John Ford’s Claim Of ‘Discovering’ Monument Valley Didn’t Sit Well With John Wayne – Old western – My Blog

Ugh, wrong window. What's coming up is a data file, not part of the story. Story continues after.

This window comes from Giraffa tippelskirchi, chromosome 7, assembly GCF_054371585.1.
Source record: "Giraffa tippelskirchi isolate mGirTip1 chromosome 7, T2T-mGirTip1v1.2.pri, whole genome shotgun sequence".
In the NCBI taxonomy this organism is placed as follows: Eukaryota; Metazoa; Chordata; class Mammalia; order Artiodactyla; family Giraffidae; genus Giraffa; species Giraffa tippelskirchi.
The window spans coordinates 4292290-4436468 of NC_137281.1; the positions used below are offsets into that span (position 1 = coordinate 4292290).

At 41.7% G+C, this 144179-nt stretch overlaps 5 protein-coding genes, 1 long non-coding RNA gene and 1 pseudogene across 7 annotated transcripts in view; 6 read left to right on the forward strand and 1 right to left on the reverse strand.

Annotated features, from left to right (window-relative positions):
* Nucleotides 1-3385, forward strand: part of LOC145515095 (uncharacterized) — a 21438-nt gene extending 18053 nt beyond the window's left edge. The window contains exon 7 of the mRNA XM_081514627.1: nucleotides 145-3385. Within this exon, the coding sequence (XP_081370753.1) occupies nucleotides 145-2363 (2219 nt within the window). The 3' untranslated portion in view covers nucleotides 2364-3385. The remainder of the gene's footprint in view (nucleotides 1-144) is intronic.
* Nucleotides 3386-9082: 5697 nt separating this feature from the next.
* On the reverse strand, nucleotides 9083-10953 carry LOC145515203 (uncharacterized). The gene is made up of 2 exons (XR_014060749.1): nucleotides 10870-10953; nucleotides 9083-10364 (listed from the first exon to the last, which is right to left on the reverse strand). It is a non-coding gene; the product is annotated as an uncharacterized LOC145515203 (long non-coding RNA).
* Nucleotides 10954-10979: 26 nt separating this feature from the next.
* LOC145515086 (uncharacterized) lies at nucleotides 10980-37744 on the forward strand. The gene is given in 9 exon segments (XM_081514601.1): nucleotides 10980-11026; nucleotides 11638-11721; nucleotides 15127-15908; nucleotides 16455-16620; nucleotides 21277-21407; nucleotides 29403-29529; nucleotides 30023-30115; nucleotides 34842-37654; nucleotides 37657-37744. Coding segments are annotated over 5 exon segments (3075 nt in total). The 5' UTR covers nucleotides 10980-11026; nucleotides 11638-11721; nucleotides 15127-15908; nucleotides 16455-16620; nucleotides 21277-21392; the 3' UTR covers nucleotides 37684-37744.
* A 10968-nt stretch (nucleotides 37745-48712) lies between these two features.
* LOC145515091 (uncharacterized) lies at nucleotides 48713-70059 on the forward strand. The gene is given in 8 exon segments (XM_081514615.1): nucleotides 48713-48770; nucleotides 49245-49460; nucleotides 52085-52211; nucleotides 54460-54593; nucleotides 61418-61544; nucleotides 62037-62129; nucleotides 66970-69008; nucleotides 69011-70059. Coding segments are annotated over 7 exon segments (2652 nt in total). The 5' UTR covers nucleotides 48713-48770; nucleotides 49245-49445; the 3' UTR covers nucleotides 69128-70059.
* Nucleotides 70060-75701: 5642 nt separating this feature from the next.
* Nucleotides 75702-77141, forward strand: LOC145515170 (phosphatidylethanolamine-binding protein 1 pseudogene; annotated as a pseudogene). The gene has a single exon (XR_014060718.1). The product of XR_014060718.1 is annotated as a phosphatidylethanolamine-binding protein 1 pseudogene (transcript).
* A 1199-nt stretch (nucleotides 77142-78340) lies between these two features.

There isn’t a more instantly identifiable movie location in the United States than Monument Valley. Situated at the Arizona-Utah border, the area provides a visually striking backdrop thanks to its series of buttes. John Ford made the valley famous via his groundbreaking Western “Stagecoach,” and revisited it throughout his legendary career. Over the last 74 years, filmmakers as diverse as Stanley Kubrick, Sergio Leone, Harold Ramis, Steven Spielberg, and Michael Bay have dropped in on the ruggedly beautiful locale with everything from hominins, Chevy Chase, and Transformers. It’s a cinematic sandbox every movie lover is desperate to visit. And we all have Ford to thank for this.Or perhaps not.One of Ford’s other major discoveries was a monument of a man named John Wayne. The tall, swaggering Iowan seemed consigned to a career as a star of B-Westerns until Ford decided he was literally ready for his close-up in “Stagecoach.” His portrayal of the lethally capable Ringo Kid was every bit as essential to the critical elevation of the genre as Ford’s thrillingly precise direction. Wayne owed everything to Ford, and the elder artist never let him forget it.But The Duke had no shortage of pride, so whenever he spied the opportunity to call Ford out, he seized it and squeezed it like Ringo taking up his trusty Winchester rifle. Wayne’s biographer Maurice Zolotow learned this when he queried the star about Ford’s discovery of Monument Valley. According to The Duke, that discovery was all his.How petty was my valley?